PanSTARRS 1 discovered an asteroid in images taken with the 1.8m Ritchey-Chretien on January 19.62. The object, classified by JPL as an Apollo asteroid and an NEO with MOID of 0.08 au, is at perihelion at 0.6 au in 2020 April and has a retrograde orbit with a period of around 20 years. It was placed on the PCCP as P10W6lW. No cometary activity has been detected.
    2020 BU13 [A/PanSTARRS]
    PanSTARRS 1 discovered an asteroid in images taken with the 1.8m Ritchey-Chretien on January 25.30. The object, classified by JPL as an Apollo asteroid and an NEO with MOID of 0.06 au, was at perihelion at 0.1 au in 2019 December and has an orbit with a period of around 4 years. It was placed on the PCCP as P10WTyQ. No cometary activity has been detected.
    2020 EP [A/Lemmon]
    The Mt Lemmon Survey discovered an object of 21st magnitude in images taken with the 1.5m reflector on March 2.44. [MPEC 2020-F03, 2020 March 16]. It was placed on the PCCP as C2AJT22. The object was at perihelion at 2.5 au in 2020 February and has peiodic orbit of around 30 years. JPL classify it as a Centaur.
    2020 F1 (396P/Leonard)
    Gregory J Leonard discovered a comet of 20th magnitude in images taken with the Mt Lemmon Survey 1.5m reflector on March 16.33. It was placed on the PCCP as C2CU0U2. There were pre-discovery images from PanSTARRS in 2019 January, December and 2020 January and from Mt Lemmon in 2020 February. [CBET 4736, MPEC 2020-F144, 2020 March 26]. The comet was at perihelion at 4.0 au in 2019 August and has a period of 18 years.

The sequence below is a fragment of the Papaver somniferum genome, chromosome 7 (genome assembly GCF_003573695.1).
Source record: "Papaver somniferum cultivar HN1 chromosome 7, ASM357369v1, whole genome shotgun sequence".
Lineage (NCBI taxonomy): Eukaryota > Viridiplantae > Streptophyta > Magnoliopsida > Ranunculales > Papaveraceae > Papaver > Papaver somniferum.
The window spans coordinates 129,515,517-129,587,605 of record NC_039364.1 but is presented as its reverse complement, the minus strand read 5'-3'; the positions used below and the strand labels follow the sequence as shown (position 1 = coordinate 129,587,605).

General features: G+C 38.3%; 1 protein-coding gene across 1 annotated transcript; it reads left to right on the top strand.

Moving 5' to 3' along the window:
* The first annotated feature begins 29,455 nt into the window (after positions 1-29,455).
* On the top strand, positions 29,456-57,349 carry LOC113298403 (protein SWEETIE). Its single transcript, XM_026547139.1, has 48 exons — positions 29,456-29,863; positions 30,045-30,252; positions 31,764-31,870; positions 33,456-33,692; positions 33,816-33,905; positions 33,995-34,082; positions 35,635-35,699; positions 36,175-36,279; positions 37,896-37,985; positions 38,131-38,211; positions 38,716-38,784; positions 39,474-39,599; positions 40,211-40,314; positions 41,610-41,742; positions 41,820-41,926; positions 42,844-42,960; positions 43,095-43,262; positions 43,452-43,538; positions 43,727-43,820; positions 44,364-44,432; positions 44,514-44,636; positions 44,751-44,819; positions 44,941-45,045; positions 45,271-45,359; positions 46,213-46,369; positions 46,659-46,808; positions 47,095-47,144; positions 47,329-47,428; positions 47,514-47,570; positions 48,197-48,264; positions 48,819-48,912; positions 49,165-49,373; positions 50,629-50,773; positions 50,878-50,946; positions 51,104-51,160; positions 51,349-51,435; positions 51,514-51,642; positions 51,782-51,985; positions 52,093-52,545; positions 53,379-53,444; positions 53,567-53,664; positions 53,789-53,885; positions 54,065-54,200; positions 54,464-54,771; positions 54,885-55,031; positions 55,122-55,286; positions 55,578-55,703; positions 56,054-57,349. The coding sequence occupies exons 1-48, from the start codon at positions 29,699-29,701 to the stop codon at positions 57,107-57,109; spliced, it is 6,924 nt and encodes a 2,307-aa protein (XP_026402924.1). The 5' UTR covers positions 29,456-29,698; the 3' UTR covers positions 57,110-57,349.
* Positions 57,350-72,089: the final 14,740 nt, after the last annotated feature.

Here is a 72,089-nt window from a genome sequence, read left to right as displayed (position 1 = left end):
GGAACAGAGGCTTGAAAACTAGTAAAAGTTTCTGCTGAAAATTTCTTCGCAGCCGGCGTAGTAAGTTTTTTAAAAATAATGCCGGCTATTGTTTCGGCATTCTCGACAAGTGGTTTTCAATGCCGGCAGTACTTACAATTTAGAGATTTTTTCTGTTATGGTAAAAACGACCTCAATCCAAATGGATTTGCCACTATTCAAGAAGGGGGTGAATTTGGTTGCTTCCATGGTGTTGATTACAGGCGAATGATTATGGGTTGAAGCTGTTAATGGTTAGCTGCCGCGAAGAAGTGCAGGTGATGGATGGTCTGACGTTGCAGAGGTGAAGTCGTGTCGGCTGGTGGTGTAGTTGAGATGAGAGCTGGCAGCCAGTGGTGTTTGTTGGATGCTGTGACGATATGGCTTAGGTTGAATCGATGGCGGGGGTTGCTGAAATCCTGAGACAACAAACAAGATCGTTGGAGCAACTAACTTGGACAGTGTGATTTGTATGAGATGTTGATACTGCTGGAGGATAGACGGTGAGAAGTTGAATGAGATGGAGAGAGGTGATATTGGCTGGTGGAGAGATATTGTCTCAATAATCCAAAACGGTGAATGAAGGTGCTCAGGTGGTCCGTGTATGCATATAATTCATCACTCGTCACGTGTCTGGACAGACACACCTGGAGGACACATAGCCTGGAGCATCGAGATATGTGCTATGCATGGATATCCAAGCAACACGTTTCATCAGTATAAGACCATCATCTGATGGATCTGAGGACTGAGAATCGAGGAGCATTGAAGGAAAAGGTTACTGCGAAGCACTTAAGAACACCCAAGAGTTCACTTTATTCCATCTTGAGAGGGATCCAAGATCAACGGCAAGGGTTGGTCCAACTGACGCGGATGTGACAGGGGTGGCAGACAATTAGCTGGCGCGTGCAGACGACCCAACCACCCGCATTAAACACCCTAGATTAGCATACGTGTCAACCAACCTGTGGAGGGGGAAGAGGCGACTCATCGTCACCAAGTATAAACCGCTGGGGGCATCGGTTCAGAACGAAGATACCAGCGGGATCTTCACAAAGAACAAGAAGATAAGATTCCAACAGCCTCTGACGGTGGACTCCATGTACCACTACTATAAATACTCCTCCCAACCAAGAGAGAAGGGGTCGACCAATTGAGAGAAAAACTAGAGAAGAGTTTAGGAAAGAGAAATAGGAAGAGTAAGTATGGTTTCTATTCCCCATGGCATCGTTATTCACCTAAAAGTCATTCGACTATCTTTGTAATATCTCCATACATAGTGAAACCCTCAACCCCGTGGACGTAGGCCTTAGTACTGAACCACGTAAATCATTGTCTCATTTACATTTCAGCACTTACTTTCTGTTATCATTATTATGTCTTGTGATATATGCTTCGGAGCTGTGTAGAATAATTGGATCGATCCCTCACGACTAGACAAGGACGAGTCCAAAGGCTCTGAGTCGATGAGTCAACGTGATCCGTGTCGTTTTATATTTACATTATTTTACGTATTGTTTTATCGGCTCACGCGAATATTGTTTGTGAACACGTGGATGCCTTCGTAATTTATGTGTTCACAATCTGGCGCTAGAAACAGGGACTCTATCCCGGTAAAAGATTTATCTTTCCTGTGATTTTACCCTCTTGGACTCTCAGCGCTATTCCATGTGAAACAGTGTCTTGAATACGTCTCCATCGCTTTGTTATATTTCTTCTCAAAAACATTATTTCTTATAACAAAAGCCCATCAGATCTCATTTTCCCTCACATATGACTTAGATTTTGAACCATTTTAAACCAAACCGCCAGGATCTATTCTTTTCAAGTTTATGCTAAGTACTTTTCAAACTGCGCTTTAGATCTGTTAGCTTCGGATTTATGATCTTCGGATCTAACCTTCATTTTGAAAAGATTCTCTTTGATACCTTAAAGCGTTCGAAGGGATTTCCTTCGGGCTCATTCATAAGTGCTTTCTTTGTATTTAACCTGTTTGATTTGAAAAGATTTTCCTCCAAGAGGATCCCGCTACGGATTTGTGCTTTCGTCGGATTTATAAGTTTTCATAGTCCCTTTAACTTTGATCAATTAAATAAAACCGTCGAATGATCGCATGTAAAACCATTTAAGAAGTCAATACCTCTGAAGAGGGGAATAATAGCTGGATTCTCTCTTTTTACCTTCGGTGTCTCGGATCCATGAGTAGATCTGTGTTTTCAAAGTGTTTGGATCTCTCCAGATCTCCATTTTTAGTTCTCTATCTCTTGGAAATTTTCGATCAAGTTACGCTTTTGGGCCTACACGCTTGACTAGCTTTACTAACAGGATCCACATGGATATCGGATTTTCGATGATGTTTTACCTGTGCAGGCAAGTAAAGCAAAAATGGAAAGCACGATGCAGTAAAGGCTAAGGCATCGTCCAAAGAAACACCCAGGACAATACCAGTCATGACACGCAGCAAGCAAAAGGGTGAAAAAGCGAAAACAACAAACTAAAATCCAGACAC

With a published orbit, several researchers looked for pre-discovery observations in archival data, coming up with observations made in 2002 March.  It was given a designation of 2002 F4 for this return. The linked orbit shows that the comet made a close pass of 0.0074 au to Saturn on 1936 May 7. Prior to that time the orbit had a perihelion distance of around 9.0 au and a period of 37 years - a typical Centaur. It has since made moderately close passages to both Jupiter and Saturn. [CBET 4737, 2020 March 27, MPEC 2020-K92, 2020 May 21]


    2020 F2 (ATLAS)
    A 19th magnitude object was discovered in images taken with the 0.5m Schmidt at Haleakala on March 21.62 by the ATLAS (Asteroid Terrestrial-impact Last Alert System) team. The next day it was detected by PanSTARRS, who noted a coma. It was posted on the PCCP as A10kZLv. Prediscovery images from PanSTARRS were found from 2019 May, August and 2020 February. [CBET 4739, MPEC 2020-G04, 2020 April 1]. The comet was at perihelion at 8.8 au in 2022 July.
    2020 F3 (NEOWISE)
    An approximately 17th magnitude comet was discovered from the NEOWISE satellite on March 27.71. It was posted on the PCCP as N00gbay. Several observers confirmed the cometary nature, including John Drummond who showed an image during the BAA webinar on 2019 Y4 on the evening of April 1. [CBET 4740, MPEC 2020-G05, 2020 April 1/2] The object is at perihelion at 0.3 au in 2020 July.  Michael Mattiazzo noted that the comet already appeared to be about 13th magnitude, which implied a significantly brighter absolute magnitude to that used in the CBET.  This would be in line with NEOWISE magnitudes often being fainter than the equivalent visual magnitude.